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Pulmonary Arterial Hypertension


avatar H Mortezaeian 1 , *

1 Iran

How to Cite: Mortezaeian H. Pulmonary Arterial Hypertension. Multidiscip Cardio Annal. 2007;1(4):e8682.


Multidisciplinary Cardiovascular Annals: 1 (4); e8682
Published Online: May 27, 2007
Article Type: Research Article
Received: September 08, 2016
Accepted: May 27, 2007


Pulmonary hypertension is usually
classified as primary (idiopathic) or
secondary.1 It is now clear, however, that
there are conditions within the category of
secondary pulmonary hypertension that
resemble primary pulmonary hypertension
in their histopathological features and their
response to treatment. For this reason,
the World Health Organization (WHO)
classified pulmonary hypertension into
five groups on the basis of mechanisms,
rather than associated conditions.
In 2003, the World Health Organization
revised the classification of PAH into
5 categories based in part on etiology:
pulmonary arterial hypertension, pulmonary
venous hypertension, pulmonary
hypertension associated with hypoxemia,
pulmonary hypertension resulting from
chronic thrombotic or embolic disease,
and miscellaneous. 2 Group I of the WHO
classification, designated pulmonary
arterial hypertension, is the principal focus
of this review.
Pulmonary arterial hypertension is
defined as a sustained elevation of
pulmonary arterial pressure to more
than 25 mm Hg at rest or to more than
30 mm Hg with exercise, with a mean
pulmonary-capillary wedge pressure and
left ventricular end-diastolic pressure of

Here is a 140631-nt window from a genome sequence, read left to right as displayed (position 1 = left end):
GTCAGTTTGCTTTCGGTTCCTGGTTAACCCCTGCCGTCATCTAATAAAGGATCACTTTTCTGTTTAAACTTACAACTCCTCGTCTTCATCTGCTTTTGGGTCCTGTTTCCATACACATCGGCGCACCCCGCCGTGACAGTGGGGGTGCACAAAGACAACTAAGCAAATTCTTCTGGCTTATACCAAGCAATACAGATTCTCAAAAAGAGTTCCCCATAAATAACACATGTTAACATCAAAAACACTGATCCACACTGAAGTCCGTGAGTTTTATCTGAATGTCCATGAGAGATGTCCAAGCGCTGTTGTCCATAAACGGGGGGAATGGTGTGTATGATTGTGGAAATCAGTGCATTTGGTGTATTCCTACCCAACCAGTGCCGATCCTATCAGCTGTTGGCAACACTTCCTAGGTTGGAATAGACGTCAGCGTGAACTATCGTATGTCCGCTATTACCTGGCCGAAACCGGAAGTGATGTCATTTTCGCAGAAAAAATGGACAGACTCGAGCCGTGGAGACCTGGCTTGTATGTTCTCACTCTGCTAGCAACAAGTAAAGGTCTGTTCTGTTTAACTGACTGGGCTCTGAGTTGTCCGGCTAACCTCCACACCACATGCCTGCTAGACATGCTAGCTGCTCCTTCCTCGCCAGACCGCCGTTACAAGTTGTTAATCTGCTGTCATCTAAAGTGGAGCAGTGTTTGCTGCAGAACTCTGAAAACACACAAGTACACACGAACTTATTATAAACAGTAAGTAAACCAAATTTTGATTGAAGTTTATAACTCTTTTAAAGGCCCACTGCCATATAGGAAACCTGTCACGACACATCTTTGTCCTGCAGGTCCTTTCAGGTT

less than 15 mm Hg.3Diagnosis of PPH
one must excludes all secondary cause of
PHT and demonstrate normal pulmonary
wedge pressure. 2,3
The histopathology of pulmonary vascular
disease has been classified in two phases,
early description in the 1950s (the Heath-
Edwards classification) and an extension
of this by Rabinovitch et al. 2.3Although pulmonary vascular resistance(
PVR = mPAP _ mPCWP/Q p) may be as
high as 8-10 Wood units immediately after
birth, it normally falls rapidly through
the first week of life. By 6-8 weeks,
pulmonary vascular resistance usually
has reached a normal adult level of 1-3
Wood units. In an infant, although the
pulmonary pressure is at systemic levels,
the pulmonary vascular resistance is low
and there is pulmonary over circulation.
Frequency data are difficult to confirm,
as there are no international registries
tracking the incidence and prevalence
of pulmonary hypertension. Elevated
pulmonary artery pressure in congenital
heart disease is caused by pulmonary over
circulation, pulmonary vasoconstriction,
and pulmonary vascular disease, either
alone or in combination.


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